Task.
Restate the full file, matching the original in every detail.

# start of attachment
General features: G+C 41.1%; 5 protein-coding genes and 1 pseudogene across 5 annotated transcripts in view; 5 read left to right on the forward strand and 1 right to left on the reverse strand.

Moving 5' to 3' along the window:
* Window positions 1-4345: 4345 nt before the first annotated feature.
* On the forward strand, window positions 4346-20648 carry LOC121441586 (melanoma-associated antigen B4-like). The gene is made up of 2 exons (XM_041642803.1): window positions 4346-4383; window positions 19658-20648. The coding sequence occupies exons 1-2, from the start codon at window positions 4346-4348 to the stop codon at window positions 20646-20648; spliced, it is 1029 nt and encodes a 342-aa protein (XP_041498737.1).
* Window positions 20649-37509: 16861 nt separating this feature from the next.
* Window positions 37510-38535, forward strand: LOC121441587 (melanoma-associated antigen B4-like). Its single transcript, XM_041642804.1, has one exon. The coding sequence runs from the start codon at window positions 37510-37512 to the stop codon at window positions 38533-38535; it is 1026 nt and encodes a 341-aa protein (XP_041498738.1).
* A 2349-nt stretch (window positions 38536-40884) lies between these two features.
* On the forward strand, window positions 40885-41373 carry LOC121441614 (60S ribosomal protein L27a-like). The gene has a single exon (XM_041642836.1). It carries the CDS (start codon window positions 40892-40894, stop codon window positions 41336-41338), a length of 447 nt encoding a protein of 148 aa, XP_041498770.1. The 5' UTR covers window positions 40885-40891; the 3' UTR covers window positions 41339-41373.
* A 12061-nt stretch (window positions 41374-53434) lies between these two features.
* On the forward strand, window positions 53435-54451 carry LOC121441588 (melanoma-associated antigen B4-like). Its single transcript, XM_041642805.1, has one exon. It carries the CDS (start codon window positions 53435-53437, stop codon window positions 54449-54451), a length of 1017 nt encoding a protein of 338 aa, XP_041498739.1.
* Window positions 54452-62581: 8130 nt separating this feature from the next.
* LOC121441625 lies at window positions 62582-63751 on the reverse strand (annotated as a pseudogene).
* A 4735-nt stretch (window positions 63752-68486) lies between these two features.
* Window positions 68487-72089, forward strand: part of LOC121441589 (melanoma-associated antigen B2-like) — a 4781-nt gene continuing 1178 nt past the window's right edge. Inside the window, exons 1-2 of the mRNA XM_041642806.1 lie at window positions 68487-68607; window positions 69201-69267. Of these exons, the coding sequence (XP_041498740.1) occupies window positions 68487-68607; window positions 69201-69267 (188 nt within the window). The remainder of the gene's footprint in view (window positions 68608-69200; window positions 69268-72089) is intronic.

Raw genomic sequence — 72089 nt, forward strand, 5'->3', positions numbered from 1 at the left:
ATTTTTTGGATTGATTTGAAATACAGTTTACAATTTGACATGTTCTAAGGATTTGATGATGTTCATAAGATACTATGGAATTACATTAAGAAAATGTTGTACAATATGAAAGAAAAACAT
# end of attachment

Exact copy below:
General features: G+C 41.1%; 5 protein-coding genes and 1 pseudogene across 5 annotated transcripts in view; 5 read left to right on the forward strand and 1 right to left on the reverse strand.

Moving 5' to 3' along the window:
* Window positions 1-4345: 4345 nt before the first annotated feature.
* On the forward strand, window positions 4346-20648 carry LOC121441586 (melanoma-associated antigen B4-like). The gene is made up of 2 exons (XM_041642803.1): window positions 4346-4383; window positions 19658-20648. The coding sequence occupies exons 1-2, from the start codon at window positions 4346-4348 to the stop codon at window positions 20646-20648; spliced, it is 1029 nt and encodes a 342-aa protein (XP_041498737.1).
* Window positions 20649-37509: 16861 nt separating this feature from the next.
* Window positions 37510-38535, forward strand: LOC121441587 (melanoma-associated antigen B4-like). Its single transcript, XM_041642804.1, has one exon. The coding sequence runs from the start codon at window positions 37510-37512 to the stop codon at window positions 38533-38535; it is 1026 nt and encodes a 341-aa protein (XP_041498738.1).
* A 2349-nt stretch (window positions 38536-40884) lies between these two features.
* On the forward strand, window positions 40885-41373 carry LOC121441614 (60S ribosomal protein L27a-like). The gene has a single exon (XM_041642836.1). It carries the CDS (start codon window positions 40892-40894, stop codon window positions 41336-41338), a length of 447 nt encoding a protein of 148 aa, XP_041498770.1. The 5' UTR covers window positions 40885-40891; the 3' UTR covers window positions 41339-41373.
* A 12061-nt stretch (window positions 41374-53434) lies between these two features.
* On the forward strand, window positions 53435-54451 carry LOC121441588 (melanoma-associated antigen B4-like). Its single transcript, XM_041642805.1, has one exon. It carries the CDS (start codon window positions 53435-53437, stop codon window positions 54449-54451), a length of 1017 nt encoding a protein of 338 aa, XP_041498739.1.
* Window positions 54452-62581: 8130 nt separating this feature from the next.
* LOC121441625 lies at window positions 62582-63751 on the reverse strand (annotated as a pseudogene).
* A 4735-nt stretch (window positions 63752-68486) lies between these two features.
* Window positions 68487-72089, forward strand: part of LOC121441589 (melanoma-associated antigen B2-like) — a 4781-nt gene continuing 1178 nt past the window's right edge. Inside the window, exons 1-2 of the mRNA XM_041642806.1 lie at window positions 68487-68607; window positions 69201-69267. Of these exons, the coding sequence (XP_041498740.1) occupies window positions 68487-68607; window positions 69201-69267 (188 nt within the window). The remainder of the gene's footprint in view (window positions 68608-69200; window positions 69268-72089) is intronic.

Raw genomic sequence — 72089 nt, forward strand, 5'->3', positions numbered from 1 at the left:
ATTTTTTGGATTGATTTGAAATACAGTTTACAATTTGACATGTTCTAAGGATTTGATGATGTTCATAAGATACTATGGAATTACATTAAGAAAATGTTGTACAATATGAAAGAAAAACAT